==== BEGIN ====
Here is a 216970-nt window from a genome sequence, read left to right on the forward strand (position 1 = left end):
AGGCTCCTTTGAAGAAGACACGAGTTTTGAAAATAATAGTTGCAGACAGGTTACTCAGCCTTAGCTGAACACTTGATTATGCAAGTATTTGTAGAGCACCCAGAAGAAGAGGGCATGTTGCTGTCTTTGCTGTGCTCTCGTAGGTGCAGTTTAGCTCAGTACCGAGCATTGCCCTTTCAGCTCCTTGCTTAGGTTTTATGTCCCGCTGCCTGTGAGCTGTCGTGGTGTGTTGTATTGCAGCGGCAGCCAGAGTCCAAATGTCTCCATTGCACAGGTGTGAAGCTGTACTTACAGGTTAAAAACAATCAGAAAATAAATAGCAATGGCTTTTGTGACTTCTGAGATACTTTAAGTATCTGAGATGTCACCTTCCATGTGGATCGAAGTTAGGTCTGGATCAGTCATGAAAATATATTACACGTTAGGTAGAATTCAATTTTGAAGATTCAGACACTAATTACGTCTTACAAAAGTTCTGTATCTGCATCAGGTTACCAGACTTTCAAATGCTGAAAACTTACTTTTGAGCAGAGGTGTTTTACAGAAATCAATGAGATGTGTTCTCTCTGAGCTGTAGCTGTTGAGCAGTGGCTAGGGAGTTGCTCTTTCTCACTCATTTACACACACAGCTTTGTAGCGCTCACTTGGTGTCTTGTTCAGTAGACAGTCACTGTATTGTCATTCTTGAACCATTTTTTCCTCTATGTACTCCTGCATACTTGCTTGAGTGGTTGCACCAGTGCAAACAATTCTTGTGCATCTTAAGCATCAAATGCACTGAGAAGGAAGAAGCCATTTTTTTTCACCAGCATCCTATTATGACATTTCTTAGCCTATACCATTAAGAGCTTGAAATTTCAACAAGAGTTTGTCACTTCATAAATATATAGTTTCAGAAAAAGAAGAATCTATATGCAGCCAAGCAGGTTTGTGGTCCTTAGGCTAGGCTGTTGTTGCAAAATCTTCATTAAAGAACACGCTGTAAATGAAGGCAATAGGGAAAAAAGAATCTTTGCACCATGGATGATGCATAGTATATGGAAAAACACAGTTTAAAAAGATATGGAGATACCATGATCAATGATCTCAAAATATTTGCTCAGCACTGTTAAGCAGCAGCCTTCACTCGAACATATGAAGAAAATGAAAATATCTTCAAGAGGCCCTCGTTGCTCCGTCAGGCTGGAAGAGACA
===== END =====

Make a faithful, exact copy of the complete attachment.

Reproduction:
Here is a 216970-nt window from a genome sequence, read left to right on the forward strand (position 1 = left end):
AGGCTCCTTTGAAGAAGACACGAGTTTTGAAAATAATAGTTGCAGACAGGTTACTCAGCCTTAGCTGAACACTTGATTATGCAAGTATTTGTAGAGCACCCAGAAGAAGAGGGCATGTTGCTGTCTTTGCTGTGCTCTCGTAGGTGCAGTTTAGCTCAGTACCGAGCATTGCCCTTTCAGCTCCTTGCTTAGGTTTTATGTCCCGCTGCCTGTGAGCTGTCGTGGTGTGTTGTATTGCAGCGGCAGCCAGAGTCCAAATGTCTCCATTGCACAGGTGTGAAGCTGTACTTACAGGTTAAAAACAATCAGAAAATAAATAGCAATGGCTTTTGTGACTTCTGAGATACTTTAAGTATCTGAGATGTCACCTTCCATGTGGATCGAAGTTAGGTCTGGATCAGTCATGAAAATATATTACACGTTAGGTAGAATTCAATTTTGAAGATTCAGACACTAATTACGTCTTACAAAAGTTCTGTATCTGCATCAGGTTACCAGACTTTCAAATGCTGAAAACTTACTTTTGAGCAGAGGTGTTTTACAGAAATCAATGAGATGTGTTCTCTCTGAGCTGTAGCTGTTGAGCAGTGGCTAGGGAGTTGCTCTTTCTCACTCATTTACACACACAGCTTTGTAGCGCTCACTTGGTGTCTTGTTCAGTAGACAGTCACTGTATTGTCATTCTTGAACCATTTTTTCCTCTATGTACTCCTGCATACTTGCTTGAGTGGTTGCACCAGTGCAAACAATTCTTGTGCATCTTAAGCATCAAATGCACTGAGAAGGAAGAAGCCATTTTTTTTCACCAGCATCCTATTATGACATTTCTTAGCCTATACCATTAAGAGCTTGAAATTTCAACAAGAGTTTGTCACTTCATAAATATATAGTTTCAGAAAAAGAAGAATCTATATGCAGCCAAGCAGGTTTGTGGTCCTTAGGCTAGGCTGTTGTTGCAAAATCTTCATTAAAGAACACGCTGTAAATGAAGGCAATAGGGAAAAAAGAATCTTTGCACCATGGATGATGCATAGTATATGGAAAAACACAGTTTAAAAAGATATGGAGATACCATGATCAATGATCTCAAAATATTTGCTCAGCACTGTTAAGCAGCAGCCTTCACTCGAACATATGAAGAAAATGAAAATATCTTCAAGAGGCCCTCGTTGCTCCGTCAGGCTGGAAGAGACA